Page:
The German light field specialists at Raytrix have just released a software package called LightFieldViewer.
The company doesn’t provide much information on the software, but we’ve given it a quick play-around and here’s what we found: Continue reading
Last week, Lytro CEO Jason Rosenthal gave a video interview to Netzwelt Live on Google Hangouts.
First, Rosenthal talked about his own background, the basics of light field technology and its advantages over conventional optical systems. Then, he answered some questions regarding Lytro’s advance from a gimmick-style proof of concept to a semiprofessional camera system (Lytro Illum), the Illum’s target audience, and some of the camera’s features. Continue reading
Digital cameras are anywhere and everywhere today – from massive professional DSLR cameras to tiny modules integrated into the widest range of consumer electronics. Turn the clock back about 40 years, and you’re at the advent of digital imaging.
The first digital camera was designed by Steven Sasson in the Kodak Apparatus Division research lab (Rochester, New York) in 1975. It weighed 3.6 kg (8 pounds) and contained a Fairchild CCD 201 image sensor (one of the first CCDs available) with an image resolution of 100 x 100 pixels, or 0.01 megapixels. Continue reading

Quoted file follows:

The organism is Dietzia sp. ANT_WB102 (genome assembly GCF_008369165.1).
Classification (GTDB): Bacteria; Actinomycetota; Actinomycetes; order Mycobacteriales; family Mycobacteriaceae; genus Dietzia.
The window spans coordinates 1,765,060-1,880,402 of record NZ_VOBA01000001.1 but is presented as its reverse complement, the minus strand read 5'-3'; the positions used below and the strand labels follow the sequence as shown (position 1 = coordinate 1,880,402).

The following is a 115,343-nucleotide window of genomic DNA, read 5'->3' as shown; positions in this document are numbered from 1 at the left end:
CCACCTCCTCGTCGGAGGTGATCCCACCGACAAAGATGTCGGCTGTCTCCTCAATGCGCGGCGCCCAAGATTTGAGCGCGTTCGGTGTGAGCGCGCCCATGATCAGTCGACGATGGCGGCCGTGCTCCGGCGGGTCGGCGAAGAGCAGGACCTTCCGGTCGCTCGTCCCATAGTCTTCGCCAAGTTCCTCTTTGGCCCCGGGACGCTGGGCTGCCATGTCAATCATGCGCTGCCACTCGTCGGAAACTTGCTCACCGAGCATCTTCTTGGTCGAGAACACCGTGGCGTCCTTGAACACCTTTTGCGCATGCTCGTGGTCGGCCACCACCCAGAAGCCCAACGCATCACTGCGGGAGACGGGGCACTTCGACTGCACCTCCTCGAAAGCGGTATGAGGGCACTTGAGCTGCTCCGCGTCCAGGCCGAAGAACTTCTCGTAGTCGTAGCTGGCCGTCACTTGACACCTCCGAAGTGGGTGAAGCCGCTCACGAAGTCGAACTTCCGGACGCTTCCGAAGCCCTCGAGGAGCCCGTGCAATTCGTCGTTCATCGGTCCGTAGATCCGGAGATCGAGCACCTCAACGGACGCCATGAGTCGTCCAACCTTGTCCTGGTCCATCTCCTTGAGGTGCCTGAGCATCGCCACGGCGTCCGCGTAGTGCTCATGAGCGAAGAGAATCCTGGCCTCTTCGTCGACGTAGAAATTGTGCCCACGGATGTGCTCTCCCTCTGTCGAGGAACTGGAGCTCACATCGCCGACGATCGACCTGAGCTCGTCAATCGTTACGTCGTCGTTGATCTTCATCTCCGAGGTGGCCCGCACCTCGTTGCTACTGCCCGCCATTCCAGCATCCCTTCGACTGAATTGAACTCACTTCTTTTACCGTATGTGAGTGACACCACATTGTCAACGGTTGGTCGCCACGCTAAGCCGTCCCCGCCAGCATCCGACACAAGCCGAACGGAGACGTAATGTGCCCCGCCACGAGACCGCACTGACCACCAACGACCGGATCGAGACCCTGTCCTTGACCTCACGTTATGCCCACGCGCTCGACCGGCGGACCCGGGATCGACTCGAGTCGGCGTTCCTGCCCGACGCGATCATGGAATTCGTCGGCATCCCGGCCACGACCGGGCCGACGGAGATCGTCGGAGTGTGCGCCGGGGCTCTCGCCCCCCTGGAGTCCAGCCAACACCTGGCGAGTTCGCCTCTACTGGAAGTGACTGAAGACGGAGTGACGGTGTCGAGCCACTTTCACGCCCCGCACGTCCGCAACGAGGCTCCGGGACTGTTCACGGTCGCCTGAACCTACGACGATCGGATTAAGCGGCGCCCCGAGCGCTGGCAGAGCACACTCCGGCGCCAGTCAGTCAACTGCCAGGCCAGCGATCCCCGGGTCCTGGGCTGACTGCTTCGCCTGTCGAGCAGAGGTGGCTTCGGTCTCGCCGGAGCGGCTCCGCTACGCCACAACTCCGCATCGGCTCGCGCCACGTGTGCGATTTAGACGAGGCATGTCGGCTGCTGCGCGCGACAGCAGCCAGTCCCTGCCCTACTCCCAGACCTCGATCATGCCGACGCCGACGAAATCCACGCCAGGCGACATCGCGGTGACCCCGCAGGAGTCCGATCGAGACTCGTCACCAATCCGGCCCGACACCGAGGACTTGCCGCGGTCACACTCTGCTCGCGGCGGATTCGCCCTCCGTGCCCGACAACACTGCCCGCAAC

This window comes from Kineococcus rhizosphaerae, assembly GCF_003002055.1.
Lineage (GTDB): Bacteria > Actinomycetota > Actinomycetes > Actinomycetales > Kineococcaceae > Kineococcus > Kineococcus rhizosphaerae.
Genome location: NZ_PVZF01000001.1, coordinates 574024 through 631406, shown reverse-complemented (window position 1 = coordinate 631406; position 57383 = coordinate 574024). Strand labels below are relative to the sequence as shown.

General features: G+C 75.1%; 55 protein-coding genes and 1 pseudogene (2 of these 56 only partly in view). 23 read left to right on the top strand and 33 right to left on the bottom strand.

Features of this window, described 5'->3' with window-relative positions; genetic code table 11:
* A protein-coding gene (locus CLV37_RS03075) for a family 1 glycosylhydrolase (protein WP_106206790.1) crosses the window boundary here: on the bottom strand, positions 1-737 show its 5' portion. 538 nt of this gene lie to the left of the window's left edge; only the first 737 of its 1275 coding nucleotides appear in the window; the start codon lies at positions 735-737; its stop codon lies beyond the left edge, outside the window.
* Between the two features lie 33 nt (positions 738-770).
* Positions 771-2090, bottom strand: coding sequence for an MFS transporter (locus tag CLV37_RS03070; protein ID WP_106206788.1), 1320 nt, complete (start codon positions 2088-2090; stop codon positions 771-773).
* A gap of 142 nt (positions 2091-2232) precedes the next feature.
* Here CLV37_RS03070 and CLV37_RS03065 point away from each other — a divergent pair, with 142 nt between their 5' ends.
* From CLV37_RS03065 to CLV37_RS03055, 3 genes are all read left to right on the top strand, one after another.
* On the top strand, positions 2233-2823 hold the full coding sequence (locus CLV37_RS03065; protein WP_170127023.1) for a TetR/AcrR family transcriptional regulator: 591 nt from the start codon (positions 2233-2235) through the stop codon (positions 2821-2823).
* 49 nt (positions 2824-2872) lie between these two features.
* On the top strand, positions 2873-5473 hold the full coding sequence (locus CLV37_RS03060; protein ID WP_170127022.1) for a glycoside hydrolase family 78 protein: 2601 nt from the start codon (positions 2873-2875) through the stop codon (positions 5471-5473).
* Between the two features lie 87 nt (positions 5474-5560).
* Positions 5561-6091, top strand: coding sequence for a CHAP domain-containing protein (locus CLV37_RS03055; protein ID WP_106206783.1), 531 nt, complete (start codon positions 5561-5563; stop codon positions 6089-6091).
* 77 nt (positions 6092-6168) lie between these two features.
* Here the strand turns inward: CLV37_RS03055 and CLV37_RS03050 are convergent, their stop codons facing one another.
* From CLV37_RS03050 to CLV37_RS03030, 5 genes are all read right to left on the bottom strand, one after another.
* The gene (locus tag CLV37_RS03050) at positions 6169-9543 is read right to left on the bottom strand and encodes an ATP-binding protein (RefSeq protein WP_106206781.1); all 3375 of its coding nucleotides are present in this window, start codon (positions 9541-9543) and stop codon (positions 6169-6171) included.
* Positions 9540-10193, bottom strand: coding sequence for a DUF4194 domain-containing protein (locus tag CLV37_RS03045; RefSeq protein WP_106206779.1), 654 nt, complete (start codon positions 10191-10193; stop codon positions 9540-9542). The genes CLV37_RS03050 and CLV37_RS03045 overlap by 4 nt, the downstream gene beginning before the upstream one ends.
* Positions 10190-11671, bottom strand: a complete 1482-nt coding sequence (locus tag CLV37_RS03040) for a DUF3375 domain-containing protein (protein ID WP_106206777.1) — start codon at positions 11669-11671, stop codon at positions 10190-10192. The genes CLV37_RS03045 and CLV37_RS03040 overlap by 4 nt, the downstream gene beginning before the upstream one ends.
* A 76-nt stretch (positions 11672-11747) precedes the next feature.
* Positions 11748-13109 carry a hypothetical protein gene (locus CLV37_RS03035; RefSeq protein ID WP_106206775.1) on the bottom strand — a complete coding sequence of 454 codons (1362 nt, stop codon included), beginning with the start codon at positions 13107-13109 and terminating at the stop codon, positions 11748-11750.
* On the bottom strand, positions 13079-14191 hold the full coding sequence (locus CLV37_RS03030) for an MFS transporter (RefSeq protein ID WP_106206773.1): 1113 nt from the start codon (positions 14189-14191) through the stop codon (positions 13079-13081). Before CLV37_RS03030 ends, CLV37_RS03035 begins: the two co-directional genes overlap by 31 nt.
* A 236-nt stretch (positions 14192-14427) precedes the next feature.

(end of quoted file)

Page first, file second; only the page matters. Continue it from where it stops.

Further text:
It recently caught our eye that there’s no Lytro Android app planned for 2014.
Shortly after our article went live, Lytro’s new product manager for “web and mobile”, Giovanna Baldassare, replied to the feature requests forum, saying that (1) Android is important, (2) her mission is to figure out how to release Lytro Mobile for Android as soon as possible, and (3) she’ll keep the community posted about developments.
Of course, we’ll be covering any Android news on the Light Field Forum as they happen.
Read the full response after the break: Continue reading
As much potential as light field technology has, Lytro is – until now – the only company actually going that way with consumer cameras.
Now, according to Canon Rumors, Canon may be one of the first “big” camera makers working on integrating light field features into DSLR and Point-and-Shoot cameras:
We’re told that Canon is working to implement depth of field control in upcoming PowerShot and Rebel DSLRs. Continue reading